Microsoft won’t let you remove new Windows 11 Backup app — here’s why

Windows 11 logo on a laptop screen
(Image credit: Shutterstock)

The big Windows 11 fall update is here. Along with features like Microsoft Copilot, the latest update introduces the new Windows Backup app. Much like Time Machine on Macs, Windows Backup regularly backs up your apps, settings, and folders to the cloud. While the new app can be beneficial, you’re stuck with it as Microsoft has confirmed you cannot remove Windows Backup from your system.

On its support website, Microsoft says that you can’t remove Windows Backup because it’s a system component. The company states that it will release a future Windows update that prevents Windows Backup from appearing on certain user interface screens like “All app” or “Install apps.” However, Windows Backup itself will remain in Windows.

Microsoft Windows 11 running on an Apple MacBook laptop.

(Image credit: rawf8/Shutterstock)

As Microsoft details, the Backup app is a system component that “provides a solution for users to back up certain files and folders, as well as settings, credentials, and apps to the cloud through a single interface.” For instance, you can back up the Documents folder and the Desktop to the cloud. On top of that, you can restore your backed-up data to a new Windows device and continue where you left off.

As Windows Latest notes, some aren’t enamored with Windows Backup. At best, the app could be seen as bloatware meant to force people to use Microsoft’s OneDrive cloud storage. At worst, Windows Backup might not function properly or at all. For instance, some IT administrators found that the app failed to launch, receiving a “this feature is not supported by your organization” message. PC World tested the feature and found not everything was backed up when moving data to a different device, for example.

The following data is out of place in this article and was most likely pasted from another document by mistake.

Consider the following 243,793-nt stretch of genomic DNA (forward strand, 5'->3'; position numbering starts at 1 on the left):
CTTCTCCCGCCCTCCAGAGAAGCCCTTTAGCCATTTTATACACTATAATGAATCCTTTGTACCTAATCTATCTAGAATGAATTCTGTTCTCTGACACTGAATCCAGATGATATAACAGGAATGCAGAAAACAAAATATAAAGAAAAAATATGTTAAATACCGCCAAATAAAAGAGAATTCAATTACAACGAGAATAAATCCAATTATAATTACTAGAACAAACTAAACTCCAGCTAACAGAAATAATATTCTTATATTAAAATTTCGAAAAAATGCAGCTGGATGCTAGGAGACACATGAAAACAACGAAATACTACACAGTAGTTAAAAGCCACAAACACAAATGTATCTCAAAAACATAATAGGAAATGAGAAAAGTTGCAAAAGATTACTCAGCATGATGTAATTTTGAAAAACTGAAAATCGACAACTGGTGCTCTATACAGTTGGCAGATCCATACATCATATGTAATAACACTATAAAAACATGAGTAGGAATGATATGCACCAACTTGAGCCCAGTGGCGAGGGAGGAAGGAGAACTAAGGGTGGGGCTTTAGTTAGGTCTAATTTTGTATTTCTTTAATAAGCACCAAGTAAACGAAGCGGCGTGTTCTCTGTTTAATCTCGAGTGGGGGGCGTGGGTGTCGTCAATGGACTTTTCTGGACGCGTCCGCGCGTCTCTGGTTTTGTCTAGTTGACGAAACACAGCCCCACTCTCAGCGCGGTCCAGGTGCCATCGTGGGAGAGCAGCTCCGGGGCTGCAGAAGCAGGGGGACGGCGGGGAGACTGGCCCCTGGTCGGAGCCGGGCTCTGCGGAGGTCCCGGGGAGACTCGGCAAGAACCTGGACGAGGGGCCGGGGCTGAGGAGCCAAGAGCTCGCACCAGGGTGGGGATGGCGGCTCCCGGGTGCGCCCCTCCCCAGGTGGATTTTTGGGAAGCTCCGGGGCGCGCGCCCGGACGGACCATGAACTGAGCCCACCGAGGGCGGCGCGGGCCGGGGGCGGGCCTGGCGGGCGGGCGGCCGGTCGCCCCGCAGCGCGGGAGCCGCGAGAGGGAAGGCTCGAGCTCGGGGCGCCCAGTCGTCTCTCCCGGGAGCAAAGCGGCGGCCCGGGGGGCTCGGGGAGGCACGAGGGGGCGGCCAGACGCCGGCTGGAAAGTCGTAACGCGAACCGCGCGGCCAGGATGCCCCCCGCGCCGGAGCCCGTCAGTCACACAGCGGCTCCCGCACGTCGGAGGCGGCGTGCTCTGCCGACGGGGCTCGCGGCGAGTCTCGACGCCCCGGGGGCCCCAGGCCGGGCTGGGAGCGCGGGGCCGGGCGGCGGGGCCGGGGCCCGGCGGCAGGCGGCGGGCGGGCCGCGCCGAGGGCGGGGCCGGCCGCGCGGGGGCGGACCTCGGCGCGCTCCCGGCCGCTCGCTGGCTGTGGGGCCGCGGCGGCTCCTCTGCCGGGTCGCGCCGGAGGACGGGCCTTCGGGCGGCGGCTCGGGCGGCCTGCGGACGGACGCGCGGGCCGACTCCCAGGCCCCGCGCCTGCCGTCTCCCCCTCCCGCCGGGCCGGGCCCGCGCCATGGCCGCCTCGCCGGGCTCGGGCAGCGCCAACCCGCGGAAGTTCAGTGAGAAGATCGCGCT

The idea behind the Windows Backup app is sound, but it seems it might need some updating to truly function as intended. As some users have noted, the app either doesn’t back up everything or tries to sync with unwanted apps. And of course, you’ll need enough room on your OneDrive cloud storage so all your files are backed up.

Windows Backup is still fairly new (at least to the public) so we’ll keep an eye on any updates Microsoft delivers. Stay tuned for more.

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Tony Polanco
Computing Writer

Tony is a computing writer at Tom’s Guide covering laptops, tablets, Windows, and iOS. During his off-hours, Tony enjoys reading comic books, playing video games, reading speculative fiction novels, and spending too much time on X/Twitter. His non-nerdy pursuits involve attending Hard Rock/Heavy Metal concerts and going to NYC bars with friends and colleagues. His work has appeared in publications such as Laptop Mag, PC Mag, and various independent gaming sites.